2.3 Proportional Reduction in Error

We’ll now calculate the proportional reduction in error (PRE) which represents the proportion of error from the compact model that is reduced or eliminated when we use the more complex augmented model.

(pre <- 1 - (sse_a/sse_c))
## [1] 0.6510794

We can see that adding the speed predictor to the model reduced the error by 65%.

We can then use the pre value to calculate our F-value. We’ll start off by calculating the numerator of F by dividing pre by the difference in number of parameters between the augmented and compact models.

(f_num <- pre/(2-1)) # parameters in aug - params in comp
## [1] 0.6510794

Next, we’ll calculate the denominator of F using pre. The denominator of the below formula represents the sample size (n) and the number of parameters in the augmented model.

(f_denom <- (1 - pre)/(length(cars$dist) - 2)) # n - param in aug
## [1] 0.00726918

Finally, we can calculate F by dividing f_num by f_denom.

(f_stat <- f_num/f_denom)
## [1] 89.56711

We can also calculate our t-value by taking the square root of f_stat.

(t_stat <- sqrt(f_stat))
## [1] 9.46399

3 Regression Using lm()

Doing a simple regression following the above steps is useful for understanding how the values are derived, but it isn’t very practical for everyday use. Below, we’ll look at how to quickly conduct a regression analysis in R using the lm() function.

To start, lm() uses a formula to specify the analysis that you’re wanting to conduct. Simply put, these analyses are formatted outcome variable ~ predictor variable. If you’re looking to use multiple predictor variables, give the Multiple Regression tutorial a read through. In that tutorial, we’ll cover how to specify multiple predictors.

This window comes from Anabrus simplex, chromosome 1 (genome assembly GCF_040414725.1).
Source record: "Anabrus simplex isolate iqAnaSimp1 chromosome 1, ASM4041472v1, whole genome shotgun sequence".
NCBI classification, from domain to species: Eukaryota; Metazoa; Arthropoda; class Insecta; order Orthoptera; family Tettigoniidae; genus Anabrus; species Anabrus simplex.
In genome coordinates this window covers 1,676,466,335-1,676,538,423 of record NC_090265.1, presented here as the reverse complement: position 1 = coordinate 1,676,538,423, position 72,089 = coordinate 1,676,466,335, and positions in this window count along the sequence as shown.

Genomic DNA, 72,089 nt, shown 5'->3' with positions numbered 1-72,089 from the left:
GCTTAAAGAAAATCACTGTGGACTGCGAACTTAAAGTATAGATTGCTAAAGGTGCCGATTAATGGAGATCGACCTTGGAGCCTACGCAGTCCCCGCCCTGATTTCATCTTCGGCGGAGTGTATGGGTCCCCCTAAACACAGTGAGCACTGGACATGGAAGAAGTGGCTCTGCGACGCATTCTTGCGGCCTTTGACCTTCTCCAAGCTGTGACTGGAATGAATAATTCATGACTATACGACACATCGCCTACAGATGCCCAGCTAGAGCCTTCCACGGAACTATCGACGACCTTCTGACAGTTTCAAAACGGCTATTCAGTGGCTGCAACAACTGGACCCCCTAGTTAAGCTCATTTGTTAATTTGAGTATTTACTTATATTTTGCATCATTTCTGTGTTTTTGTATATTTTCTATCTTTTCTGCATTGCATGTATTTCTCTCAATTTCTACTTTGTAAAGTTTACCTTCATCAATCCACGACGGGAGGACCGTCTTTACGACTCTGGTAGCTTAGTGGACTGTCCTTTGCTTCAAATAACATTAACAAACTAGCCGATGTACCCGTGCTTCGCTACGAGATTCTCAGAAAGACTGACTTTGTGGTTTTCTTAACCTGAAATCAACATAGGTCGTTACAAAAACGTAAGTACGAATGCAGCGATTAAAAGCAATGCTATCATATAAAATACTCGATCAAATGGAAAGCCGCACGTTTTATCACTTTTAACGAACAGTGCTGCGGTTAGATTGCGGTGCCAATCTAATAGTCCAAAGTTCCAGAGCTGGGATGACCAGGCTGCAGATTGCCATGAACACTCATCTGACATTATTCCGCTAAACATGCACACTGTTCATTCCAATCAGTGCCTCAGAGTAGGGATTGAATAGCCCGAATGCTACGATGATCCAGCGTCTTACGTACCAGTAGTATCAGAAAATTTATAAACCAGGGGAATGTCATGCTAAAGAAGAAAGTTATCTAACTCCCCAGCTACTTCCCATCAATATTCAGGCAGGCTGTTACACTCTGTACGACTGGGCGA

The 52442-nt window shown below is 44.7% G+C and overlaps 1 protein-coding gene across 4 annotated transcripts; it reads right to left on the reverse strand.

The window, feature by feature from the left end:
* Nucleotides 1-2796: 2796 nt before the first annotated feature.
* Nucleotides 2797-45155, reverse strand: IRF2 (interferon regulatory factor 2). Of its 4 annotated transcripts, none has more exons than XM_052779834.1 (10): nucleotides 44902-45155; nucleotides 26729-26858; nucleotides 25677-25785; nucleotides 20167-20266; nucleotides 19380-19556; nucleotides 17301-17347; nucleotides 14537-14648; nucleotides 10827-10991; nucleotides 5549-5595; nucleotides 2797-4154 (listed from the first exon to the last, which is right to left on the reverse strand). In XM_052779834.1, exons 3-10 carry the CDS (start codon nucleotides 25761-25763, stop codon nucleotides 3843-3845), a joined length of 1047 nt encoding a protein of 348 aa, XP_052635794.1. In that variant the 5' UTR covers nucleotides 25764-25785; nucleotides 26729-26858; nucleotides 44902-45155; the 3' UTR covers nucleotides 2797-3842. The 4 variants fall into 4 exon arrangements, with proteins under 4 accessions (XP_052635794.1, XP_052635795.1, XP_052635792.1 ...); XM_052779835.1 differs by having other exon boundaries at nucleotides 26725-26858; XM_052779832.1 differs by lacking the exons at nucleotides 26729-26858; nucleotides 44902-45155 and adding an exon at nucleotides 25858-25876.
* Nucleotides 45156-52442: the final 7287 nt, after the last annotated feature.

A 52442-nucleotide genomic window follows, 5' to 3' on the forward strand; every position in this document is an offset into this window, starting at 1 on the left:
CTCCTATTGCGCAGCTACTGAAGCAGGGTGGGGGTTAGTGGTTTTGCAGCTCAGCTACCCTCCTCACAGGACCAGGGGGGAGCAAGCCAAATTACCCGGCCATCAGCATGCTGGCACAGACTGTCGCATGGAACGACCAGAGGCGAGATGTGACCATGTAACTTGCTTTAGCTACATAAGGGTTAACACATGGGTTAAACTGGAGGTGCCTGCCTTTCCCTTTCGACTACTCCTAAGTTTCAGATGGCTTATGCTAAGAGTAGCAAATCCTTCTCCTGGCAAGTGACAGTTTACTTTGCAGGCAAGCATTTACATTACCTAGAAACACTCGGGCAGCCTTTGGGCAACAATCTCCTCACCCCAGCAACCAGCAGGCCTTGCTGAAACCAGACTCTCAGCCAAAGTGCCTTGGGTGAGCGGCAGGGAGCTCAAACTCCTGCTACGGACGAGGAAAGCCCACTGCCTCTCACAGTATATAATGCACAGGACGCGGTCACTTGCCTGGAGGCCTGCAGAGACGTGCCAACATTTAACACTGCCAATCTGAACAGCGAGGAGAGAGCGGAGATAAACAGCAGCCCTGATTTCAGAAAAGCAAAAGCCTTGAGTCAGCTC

The lm() function has many potential arguments that we won’t use in this analysis, so if you have any questions about using lm() that aren’t answered here, you can always run ?lm in your console to bring up the documentation for the function.

In the below code, you can see that we’re wanting to predict dist from speed.

mod_a <- lm(dist ~ speed, data = cars)

We ran our model, but to see the results of the analysis, we need to use the summary() function.

## Call:
## lm(formula = dist ~ speed, data = cars)
## Residuals:
##     Min      1Q  Median      3Q     Max 
## -29.069  -9.525  -2.272   9.215  43.201 
## Coefficients:
##             Estimate Std. Error t value Pr(>|t|)    
## (Intercept) -17.5791     6.7584  -2.601   0.0123 *  
## speed         3.9324     0.4155   9.464 1.49e-12 ***
## ---
## Signif. codes:  0 '***' 0.001 '**' 0.01 '*' 0.05 '.' 0.1 ' ' 1
## Residual standard error: 15.38 on 48 degrees of freedom
## Multiple R-squared:  0.6511, Adjusted R-squared:  0.6438 
## F-statistic: 89.57 on 1 and 48 DF,  p-value: 1.49e-12

Think back to the values that we calculated earlier. Do they match the values shown in the summary output?

They’re the same! Additionally, we can see that the PRE value is reported as Multiple R-squared.

You may also want to calculate confidence intervals around your predictor. This is easy to do with the confint() function. You just need to supply the object you want confidence intervals for (our model, mod_a) and the level (such as 90%, 95%, etc.).

confint(object = mod_a, level = 0.95)
##                  2.5 %    97.5 %
## (Intercept) -31.167850 -3.990340
## speed         3.096964  4.767853

4 Diagnostics and Assumption Checking

Now that we’ve completed our analysis, we’ll cover some ways to run diagnostics on your data to ensure that your analysis isn’t being unduly influenced by a small subset of your data points.

4.1 Outliers

When doing a simple linear regression, you can often get a good idea of any potential outliers by creating a scatterplot of your predictor and outcome variables. We’ll do that below using the ggplot2 package. If you need a refresher on making plots in R, check out the Intro to ggplot2 and Graphing in ggplot2 tutorials on this site.